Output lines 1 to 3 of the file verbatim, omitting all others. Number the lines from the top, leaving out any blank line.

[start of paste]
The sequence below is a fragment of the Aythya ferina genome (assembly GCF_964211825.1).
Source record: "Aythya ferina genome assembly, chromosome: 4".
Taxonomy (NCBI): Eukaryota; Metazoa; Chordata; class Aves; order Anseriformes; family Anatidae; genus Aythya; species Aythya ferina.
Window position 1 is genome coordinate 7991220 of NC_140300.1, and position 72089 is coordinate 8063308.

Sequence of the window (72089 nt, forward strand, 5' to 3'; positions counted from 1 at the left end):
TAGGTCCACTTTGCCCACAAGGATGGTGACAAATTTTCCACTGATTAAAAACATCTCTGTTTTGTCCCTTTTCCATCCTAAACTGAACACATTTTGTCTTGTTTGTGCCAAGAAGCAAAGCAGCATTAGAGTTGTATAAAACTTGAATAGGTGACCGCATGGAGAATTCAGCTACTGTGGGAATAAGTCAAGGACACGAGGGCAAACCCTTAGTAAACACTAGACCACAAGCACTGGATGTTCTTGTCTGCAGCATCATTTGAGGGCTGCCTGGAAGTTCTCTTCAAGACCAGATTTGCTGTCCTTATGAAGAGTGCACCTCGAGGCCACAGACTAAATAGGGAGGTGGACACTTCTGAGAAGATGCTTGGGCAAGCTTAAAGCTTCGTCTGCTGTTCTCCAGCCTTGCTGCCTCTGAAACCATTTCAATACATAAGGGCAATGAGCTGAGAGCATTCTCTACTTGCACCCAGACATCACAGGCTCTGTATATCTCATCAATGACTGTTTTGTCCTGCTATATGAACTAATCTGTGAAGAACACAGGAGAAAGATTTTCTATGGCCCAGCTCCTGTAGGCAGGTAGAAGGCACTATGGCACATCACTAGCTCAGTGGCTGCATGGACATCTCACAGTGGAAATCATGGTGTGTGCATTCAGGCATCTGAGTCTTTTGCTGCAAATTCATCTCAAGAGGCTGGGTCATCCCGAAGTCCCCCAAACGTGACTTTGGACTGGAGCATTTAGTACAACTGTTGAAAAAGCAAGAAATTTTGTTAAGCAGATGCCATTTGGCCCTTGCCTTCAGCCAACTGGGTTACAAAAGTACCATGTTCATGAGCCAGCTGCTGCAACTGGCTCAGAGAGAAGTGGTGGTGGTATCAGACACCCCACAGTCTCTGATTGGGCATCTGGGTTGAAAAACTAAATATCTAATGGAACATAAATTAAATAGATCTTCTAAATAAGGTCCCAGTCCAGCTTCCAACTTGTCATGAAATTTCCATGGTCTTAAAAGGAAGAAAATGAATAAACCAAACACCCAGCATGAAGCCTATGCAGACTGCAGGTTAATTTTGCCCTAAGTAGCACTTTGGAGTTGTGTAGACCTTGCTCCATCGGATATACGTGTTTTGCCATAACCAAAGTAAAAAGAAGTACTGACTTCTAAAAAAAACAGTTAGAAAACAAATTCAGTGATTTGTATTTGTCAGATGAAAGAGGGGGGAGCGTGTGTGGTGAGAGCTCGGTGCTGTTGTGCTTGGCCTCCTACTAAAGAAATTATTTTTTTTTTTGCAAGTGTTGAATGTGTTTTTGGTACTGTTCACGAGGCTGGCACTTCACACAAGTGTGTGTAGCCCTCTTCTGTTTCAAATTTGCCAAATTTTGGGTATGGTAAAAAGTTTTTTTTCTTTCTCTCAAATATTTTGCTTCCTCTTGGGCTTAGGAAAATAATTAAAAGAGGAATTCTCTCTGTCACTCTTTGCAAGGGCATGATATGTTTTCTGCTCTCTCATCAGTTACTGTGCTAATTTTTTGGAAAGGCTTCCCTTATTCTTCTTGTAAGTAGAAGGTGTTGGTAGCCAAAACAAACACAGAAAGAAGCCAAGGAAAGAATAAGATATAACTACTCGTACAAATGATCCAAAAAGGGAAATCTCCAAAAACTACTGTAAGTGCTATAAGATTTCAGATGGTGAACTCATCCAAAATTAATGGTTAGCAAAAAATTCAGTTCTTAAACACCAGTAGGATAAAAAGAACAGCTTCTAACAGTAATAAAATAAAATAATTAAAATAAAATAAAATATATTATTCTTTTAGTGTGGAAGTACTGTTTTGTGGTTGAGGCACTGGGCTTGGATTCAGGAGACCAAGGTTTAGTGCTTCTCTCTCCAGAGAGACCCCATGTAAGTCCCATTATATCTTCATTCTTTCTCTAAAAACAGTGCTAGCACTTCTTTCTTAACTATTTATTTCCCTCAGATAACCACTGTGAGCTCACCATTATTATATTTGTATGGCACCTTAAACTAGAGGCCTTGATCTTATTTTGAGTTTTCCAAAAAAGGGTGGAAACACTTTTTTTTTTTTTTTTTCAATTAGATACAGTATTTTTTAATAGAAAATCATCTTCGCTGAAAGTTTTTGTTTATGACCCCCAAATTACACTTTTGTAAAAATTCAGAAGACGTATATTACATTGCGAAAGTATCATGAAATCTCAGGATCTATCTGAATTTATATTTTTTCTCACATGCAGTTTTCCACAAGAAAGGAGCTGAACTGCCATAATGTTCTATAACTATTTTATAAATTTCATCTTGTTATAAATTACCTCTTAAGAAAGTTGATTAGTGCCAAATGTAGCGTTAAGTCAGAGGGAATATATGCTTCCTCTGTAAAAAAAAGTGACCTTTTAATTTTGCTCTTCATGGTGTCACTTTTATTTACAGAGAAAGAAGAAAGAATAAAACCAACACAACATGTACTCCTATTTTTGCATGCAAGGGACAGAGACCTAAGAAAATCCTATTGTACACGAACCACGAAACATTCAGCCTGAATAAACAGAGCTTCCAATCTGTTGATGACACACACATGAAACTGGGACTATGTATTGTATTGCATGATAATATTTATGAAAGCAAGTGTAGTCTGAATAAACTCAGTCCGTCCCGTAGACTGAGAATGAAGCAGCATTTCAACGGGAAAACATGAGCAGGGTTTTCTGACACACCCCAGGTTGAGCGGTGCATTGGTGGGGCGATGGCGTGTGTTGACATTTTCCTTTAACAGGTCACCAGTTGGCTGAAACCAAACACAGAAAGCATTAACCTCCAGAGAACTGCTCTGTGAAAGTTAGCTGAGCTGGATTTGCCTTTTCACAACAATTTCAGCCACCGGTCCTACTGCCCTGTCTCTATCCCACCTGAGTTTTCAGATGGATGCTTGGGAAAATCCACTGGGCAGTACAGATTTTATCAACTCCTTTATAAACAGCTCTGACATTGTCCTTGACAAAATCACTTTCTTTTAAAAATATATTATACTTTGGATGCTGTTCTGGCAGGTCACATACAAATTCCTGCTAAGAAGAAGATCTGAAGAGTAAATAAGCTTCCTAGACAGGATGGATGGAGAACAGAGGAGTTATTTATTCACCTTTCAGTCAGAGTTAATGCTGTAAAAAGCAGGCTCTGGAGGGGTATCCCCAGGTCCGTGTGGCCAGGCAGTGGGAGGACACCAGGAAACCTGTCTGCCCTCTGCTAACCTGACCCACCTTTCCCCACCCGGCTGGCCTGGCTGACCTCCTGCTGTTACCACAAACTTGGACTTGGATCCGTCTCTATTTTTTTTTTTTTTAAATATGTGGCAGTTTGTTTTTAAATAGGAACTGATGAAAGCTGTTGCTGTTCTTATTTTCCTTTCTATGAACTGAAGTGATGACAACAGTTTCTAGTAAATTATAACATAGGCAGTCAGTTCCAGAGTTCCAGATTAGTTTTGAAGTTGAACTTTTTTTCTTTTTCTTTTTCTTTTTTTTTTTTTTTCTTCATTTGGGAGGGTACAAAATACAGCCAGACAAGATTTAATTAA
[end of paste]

The sequence below is a fragment of the Aythya ferina genome (assembly GCF_964211825.1).
Source record: "Aythya ferina genome assembly, chromosome: 4".
Taxonomy (NCBI): Eukaryota; Metazoa; Chordata; class Aves; order Anseriformes; family Anatidae; genus Aythya; species Aythya ferina.